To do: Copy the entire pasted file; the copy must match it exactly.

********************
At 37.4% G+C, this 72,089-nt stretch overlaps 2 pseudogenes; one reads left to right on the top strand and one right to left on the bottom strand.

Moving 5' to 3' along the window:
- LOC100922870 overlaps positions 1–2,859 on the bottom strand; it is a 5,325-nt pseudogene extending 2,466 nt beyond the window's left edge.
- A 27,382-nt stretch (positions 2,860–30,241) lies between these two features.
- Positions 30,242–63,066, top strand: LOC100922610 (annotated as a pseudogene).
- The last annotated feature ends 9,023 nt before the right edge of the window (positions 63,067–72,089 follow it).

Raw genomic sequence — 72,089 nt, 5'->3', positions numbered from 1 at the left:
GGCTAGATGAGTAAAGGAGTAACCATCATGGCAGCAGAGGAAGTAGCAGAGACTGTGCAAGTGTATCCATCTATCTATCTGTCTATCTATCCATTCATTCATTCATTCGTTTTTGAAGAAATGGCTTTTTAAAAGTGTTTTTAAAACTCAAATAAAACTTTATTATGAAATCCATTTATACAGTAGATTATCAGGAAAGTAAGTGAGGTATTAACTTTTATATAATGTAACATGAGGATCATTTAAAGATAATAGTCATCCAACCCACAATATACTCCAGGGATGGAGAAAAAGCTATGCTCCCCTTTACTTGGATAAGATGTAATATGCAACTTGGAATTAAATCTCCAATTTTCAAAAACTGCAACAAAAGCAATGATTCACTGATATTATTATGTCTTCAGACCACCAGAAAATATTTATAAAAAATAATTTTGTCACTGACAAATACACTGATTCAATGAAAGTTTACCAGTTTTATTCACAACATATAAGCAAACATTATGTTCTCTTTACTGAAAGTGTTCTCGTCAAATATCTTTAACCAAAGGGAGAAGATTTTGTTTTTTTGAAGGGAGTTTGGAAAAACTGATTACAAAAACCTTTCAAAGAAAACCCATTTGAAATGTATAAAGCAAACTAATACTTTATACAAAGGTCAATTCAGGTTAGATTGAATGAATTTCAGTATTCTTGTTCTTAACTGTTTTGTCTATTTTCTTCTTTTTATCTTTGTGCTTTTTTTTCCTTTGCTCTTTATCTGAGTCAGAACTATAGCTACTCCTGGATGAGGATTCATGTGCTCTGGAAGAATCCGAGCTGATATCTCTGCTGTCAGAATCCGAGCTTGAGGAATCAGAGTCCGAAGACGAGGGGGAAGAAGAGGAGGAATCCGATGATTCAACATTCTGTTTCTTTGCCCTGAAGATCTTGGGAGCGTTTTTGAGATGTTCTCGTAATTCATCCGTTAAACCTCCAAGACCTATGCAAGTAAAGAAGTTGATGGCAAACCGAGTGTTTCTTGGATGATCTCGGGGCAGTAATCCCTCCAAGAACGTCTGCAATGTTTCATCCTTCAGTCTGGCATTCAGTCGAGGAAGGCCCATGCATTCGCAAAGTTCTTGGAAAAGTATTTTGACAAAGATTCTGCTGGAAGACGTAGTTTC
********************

At 37.4% G+C, this 72,089-nt stretch overlaps 2 pseudogenes; one reads left to right on the top strand and one right to left on the bottom strand.

Moving 5' to 3' along the window:
- LOC100922870 overlaps positions 1–2,859 on the bottom strand; it is a 5,325-nt pseudogene extending 2,466 nt beyond the window's left edge.
- A 27,382-nt stretch (positions 2,860–30,241) lies between these two features.
- Positions 30,242–63,066, top strand: LOC100922610 (annotated as a pseudogene).
- The last annotated feature ends 9,023 nt before the right edge of the window (positions 63,067–72,089 follow it).

Raw genomic sequence — 72,089 nt, 5'->3', positions numbered from 1 at the left:
GGCTAGATGAGTAAAGGAGTAACCATCATGGCAGCAGAGGAAGTAGCAGAGACTGTGCAAGTGTATCCATCTATCTATCTGTCTATCTATCCATTCATTCATTCATTCGTTTTTGAAGAAATGGCTTTTTAAAAGTGTTTTTAAAACTCAAATAAAACTTTATTATGAAATCCATTTATACAGTAGATTATCAGGAAAGTAAGTGAGGTATTAACTTTTATATAATGTAACATGAGGATCATTTAAAGATAATAGTCATCCAACCCACAATATACTCCAGGGATGGAGAAAAAGCTATGCTCCCCTTTACTTGGATAAGATGTAATATGCAACTTGGAATTAAATCTCCAATTTTCAAAAACTGCAACAAAAGCAATGATTCACTGATATTATTATGTCTTCAGACCACCAGAAAATATTTATAAAAAATAATTTTGTCACTGACAAATACACTGATTCAATGAAAGTTTACCAGTTTTATTCACAACATATAAGCAAACATTATGTTCTCTTTACTGAAAGTGTTCTCGTCAAATATCTTTAACCAAAGGGAGAAGATTTTGTTTTTTTGAAGGGAGTTTGGAAAAACTGATTACAAAAACCTTTCAAAGAAAACCCATTTGAAATGTATAAAGCAAACTAATACTTTATACAAAGGTCAATTCAGGTTAGATTGAATGAATTTCAGTATTCTTGTTCTTAACTGTTTTGTCTATTTTCTTCTTTTTATCTTTGTGCTTTTTTTTCCTTTGCTCTTTATCTGAGTCAGAACTATAGCTACTCCTGGATGAGGATTCATGTGCTCTGGAAGAATCCGAGCTGATATCTCTGCTGTCAGAATCCGAGCTTGAGGAATCAGAGTCCGAAGACGAGGGGGAAGAAGAGGAGGAATCCGATGATTCAACATTCTGTTTCTTTGCCCTGAAGATCTTGGGAGCGTTTTTGAGATGTTCTCGTAATTCATCCGTTAAACCTCCAAGACCTATGCAAGTAAAGAAGTTGATGGCAAACCGAGTGTTTCTTGGATGATCTCGGGGCAGTAATCCCTCCAAGAACGTCTGCAATGTTTCATCCTTCAGTCTGGCATTCAGTCGAGGAAGGCCCATGCATTCGCAAAGTTCTTGGAAAAGTATTTTGACAAAGATTCTGCTGGAAGACGTAGTTTC